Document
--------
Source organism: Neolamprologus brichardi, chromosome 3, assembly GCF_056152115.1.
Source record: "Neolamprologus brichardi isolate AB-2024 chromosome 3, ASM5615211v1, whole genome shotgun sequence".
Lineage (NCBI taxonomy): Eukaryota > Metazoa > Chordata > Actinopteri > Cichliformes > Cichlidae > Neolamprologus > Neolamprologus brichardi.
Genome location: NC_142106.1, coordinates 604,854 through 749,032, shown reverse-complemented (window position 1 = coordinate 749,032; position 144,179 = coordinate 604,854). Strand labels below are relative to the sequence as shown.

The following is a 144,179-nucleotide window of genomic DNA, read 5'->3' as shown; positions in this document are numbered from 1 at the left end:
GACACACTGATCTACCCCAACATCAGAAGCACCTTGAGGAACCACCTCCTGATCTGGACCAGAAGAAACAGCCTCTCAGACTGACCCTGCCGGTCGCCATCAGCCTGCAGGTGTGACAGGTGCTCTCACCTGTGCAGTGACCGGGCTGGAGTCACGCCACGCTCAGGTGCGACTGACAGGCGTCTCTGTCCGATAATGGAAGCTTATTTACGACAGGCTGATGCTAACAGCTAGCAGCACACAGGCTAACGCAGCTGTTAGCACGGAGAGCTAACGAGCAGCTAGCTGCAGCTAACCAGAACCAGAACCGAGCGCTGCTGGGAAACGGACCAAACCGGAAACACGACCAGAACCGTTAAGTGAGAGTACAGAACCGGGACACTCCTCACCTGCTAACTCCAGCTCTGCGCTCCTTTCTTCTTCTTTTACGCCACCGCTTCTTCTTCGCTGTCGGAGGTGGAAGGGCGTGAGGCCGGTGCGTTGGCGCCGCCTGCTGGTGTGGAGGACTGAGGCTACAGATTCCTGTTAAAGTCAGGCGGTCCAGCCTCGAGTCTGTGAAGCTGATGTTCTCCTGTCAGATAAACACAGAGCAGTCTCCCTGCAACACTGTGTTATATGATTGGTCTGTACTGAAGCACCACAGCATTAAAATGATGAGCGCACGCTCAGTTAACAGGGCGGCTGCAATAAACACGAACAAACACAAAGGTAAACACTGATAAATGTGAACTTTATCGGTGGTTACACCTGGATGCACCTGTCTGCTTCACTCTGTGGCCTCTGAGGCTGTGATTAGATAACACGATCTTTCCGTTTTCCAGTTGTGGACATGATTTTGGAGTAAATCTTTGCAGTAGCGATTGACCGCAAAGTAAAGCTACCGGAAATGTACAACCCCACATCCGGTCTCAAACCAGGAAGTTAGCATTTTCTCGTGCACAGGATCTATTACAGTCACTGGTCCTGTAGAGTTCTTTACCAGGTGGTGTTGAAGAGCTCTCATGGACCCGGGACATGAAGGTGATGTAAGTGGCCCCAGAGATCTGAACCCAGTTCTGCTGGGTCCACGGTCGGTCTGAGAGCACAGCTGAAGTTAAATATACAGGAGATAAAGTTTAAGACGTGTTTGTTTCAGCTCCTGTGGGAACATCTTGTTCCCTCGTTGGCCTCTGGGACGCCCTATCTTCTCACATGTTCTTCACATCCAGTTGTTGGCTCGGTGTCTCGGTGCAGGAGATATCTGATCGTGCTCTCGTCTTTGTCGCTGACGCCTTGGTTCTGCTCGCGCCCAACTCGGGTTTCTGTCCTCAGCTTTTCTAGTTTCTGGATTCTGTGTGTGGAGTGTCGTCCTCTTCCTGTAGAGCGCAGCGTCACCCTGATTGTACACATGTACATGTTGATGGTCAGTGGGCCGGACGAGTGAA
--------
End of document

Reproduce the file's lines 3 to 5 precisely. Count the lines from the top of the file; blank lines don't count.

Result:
Lineage (NCBI taxonomy): Eukaryota > Metazoa > Chordata > Actinopteri > Cichliformes > Cichlidae > Neolamprologus > Neolamprologus brichardi.
Genome location: NC_142106.1, coordinates 604,854 through 749,032, shown reverse-complemented (window position 1 = coordinate 749,032; position 144,179 = coordinate 604,854). Strand labels below are relative to the sequence as shown.

The following is a 144,179-nucleotide window of genomic DNA, read 5'->3' as shown; positions in this document are numbered from 1 at the left end: